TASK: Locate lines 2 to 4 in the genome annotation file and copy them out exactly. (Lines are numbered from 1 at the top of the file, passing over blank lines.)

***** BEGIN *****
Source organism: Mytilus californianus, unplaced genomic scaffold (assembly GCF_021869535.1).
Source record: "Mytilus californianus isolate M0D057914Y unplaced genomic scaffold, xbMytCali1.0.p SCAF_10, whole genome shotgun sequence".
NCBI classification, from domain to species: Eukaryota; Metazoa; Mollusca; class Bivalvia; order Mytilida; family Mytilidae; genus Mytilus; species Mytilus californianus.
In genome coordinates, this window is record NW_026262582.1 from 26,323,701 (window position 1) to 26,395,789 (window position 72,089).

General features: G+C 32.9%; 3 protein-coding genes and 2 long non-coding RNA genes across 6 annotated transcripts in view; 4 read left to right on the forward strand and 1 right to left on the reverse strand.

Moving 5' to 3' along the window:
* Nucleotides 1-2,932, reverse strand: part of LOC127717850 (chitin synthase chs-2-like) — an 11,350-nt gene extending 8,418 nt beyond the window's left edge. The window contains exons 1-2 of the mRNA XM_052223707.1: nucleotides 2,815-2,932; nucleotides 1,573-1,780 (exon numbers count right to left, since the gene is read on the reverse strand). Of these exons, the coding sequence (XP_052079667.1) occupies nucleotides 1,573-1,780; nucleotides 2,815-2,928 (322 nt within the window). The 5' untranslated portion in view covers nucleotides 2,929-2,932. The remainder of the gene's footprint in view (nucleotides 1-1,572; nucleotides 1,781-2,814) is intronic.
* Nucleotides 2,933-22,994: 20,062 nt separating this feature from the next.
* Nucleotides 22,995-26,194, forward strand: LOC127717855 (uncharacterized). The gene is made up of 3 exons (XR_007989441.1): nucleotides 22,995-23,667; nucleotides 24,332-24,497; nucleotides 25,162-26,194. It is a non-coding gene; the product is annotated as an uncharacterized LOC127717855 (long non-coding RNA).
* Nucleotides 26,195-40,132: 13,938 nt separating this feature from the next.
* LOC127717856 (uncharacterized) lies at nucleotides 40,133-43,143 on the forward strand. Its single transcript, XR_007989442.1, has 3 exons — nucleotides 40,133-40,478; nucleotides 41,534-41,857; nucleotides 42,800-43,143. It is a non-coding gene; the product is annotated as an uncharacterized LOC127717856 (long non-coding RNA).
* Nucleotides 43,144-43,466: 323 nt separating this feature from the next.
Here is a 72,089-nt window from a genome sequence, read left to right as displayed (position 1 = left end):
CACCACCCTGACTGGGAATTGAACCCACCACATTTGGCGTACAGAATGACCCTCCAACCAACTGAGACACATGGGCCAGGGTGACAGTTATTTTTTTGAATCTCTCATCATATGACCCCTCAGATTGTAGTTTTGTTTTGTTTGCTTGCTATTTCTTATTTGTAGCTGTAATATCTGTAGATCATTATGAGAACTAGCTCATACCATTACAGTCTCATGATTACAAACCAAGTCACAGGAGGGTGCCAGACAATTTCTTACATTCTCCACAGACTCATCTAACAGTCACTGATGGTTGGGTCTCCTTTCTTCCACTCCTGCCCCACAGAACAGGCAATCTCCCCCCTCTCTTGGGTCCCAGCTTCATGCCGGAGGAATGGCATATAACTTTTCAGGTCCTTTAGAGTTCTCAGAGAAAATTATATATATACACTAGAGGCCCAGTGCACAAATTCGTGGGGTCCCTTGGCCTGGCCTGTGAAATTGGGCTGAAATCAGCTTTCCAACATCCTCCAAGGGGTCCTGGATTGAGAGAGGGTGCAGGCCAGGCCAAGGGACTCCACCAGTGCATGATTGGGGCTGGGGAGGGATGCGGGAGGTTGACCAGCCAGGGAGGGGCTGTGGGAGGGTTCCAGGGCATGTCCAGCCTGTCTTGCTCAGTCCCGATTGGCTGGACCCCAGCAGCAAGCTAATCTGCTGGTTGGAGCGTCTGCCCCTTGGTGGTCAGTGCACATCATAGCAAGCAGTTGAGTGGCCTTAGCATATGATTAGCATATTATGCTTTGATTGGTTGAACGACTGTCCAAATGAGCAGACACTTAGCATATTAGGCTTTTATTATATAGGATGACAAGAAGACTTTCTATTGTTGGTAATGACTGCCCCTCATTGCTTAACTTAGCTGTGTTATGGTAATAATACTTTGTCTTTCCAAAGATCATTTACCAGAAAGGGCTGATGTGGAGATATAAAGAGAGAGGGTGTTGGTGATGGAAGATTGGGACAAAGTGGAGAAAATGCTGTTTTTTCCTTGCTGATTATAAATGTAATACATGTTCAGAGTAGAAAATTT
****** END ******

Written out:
Source record: "Mytilus californianus isolate M0D057914Y unplaced genomic scaffold, xbMytCali1.0.p SCAF_10, whole genome shotgun sequence".
NCBI classification, from domain to species: Eukaryota; Metazoa; Mollusca; class Bivalvia; order Mytilida; family Mytilidae; genus Mytilus; species Mytilus californianus.
In genome coordinates, this window is record NW_026262582.1 from 26,323,701 (window position 1) to 26,395,789 (window position 72,089).